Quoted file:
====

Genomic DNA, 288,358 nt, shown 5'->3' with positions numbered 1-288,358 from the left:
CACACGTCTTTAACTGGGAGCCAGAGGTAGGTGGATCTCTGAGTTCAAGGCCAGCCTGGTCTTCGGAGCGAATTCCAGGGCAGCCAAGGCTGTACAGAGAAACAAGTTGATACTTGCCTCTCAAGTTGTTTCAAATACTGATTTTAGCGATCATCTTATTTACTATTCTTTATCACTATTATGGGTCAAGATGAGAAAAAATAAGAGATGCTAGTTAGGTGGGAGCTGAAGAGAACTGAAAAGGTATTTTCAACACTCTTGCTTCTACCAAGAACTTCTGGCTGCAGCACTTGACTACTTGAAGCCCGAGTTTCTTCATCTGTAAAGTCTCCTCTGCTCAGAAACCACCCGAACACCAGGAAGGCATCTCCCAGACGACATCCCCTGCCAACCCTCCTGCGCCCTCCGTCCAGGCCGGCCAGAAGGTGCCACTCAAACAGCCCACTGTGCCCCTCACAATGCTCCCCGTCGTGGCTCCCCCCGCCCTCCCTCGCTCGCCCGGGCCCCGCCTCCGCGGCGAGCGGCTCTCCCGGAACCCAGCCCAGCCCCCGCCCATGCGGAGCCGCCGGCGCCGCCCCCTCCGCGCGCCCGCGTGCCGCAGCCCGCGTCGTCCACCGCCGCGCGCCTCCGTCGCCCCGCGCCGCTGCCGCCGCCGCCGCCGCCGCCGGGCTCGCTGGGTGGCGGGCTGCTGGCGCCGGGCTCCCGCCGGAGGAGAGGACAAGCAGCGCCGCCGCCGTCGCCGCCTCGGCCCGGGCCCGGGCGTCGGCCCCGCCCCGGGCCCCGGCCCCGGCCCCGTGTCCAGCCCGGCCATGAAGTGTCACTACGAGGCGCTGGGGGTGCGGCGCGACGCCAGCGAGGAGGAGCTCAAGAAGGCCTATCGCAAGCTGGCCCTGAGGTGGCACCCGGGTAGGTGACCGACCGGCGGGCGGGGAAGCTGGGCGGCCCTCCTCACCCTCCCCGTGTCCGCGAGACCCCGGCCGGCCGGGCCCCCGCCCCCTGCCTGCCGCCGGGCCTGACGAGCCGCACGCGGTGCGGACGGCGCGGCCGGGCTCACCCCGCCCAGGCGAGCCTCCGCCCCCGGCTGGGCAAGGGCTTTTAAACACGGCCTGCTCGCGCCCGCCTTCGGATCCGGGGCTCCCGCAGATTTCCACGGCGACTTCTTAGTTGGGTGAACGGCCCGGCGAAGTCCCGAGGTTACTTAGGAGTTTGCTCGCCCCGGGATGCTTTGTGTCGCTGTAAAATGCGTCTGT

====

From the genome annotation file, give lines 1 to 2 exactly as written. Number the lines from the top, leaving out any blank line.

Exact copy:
Genomic DNA, 288,358 nt, shown 5'->3' with positions numbered 1-288,358 from the left:
CACACGTCTTTAACTGGGAGCCAGAGGTAGGTGGATCTCTGAGTTCAAGGCCAGCCTGGTCTTCGGAGCGAATTCCAGGGCAGCCAAGGCTGTACAGAGAAACAAGTTGATACTTGCCTCTCAAGTTGTTTCAAATACTGATTTTAGCGATCATCTTATTTACTATTCTTTATCACTATTATGGGTCAAGATGAGAAAAAATAAGAGATGCTAGTTAGGTGGGAGCTGAAGAGAACTGAAAAGGTATTTTCAACACTCTTGCTTCTACCAAGAACTTCTGGCTGCAGCACTTGACTACTTGAAGCCCGAGTTTCTTCATCTGTAAAGTCTCCTCTGCTCAGAAACCACCCGAACACCAGGAAGGCATCTCCCAGACGACATCCCCTGCCAACCCTCCTGCGCCCTCCGTCCAGGCCGGCCAGAAGGTGCCACTCAAACAGCCCACTGTGCCCCTCACAATGCTCCCCGTCGTGGCTCCCCCCGCCCTCCCTCGCTCGCCCGGGCCCCGCCTCCGCGGCGAGCGGCTCTCCCGGAACCCAGCCCAGCCCCCGCCCATGCGGAGCCGCCGGCGCCGCCCCCTCCGCGCGCCCGCGTGCCGCAGCCCGCGTCGTCCACCGCCGCGCGCCTCCGTCGCCCCGCGCCGCTGCCGCCGCCGCCGCCGCCGCCGGGCTCGCTGGGTGGCGGGCTGCTGGCGCCGGGCTCCCGCCGGAGGAGAGGACAAGCAGCGCCGCCGCCGTCGCCGCCTCGGCCCGGGCCCGGGCGTCGGCCCCGCCCCGGGCCCCGGCCCCGGCCCCGTGTCCAGCCCGGCCATGAAGTGTCACTACGAGGCGCTGGGGGTGCGGCGCGACGCCAGCGAGGAGGAGCTCAAGAAGGCCTATCGCAAGCTGGCCCTGAGGTGGCACCCGGGTAGGTGACCGACCGGCGGGCGGGGAAGCTGGGCGGCCCTCCTCACCCTCCCCGTGTCCGCGAGACCCCGGCCGGCCGGGCCCCCGCCCCCTGCCTGCCGCCGGGCCTGACGAGCCGCACGCGGTGCGGACGGCGCGGCCGGGCTCACCCCGCCCAGGCGAGCCTCCGCCCCCGGCTGGGCAAGGGCTTTTAAACACGGCCTGCTCGCGCCCGCCTTCGGATCCGGGGCTCCCGCAGATTTCCACGGCGACTTCTTAGTTGGGTGAACGGCCCGGCGAAGTCCCGAGGTTACTTAGGAGTTTGCTCGCCCCGGGATGCTTTGTGTCGCTGTAAAATGCGTCTGT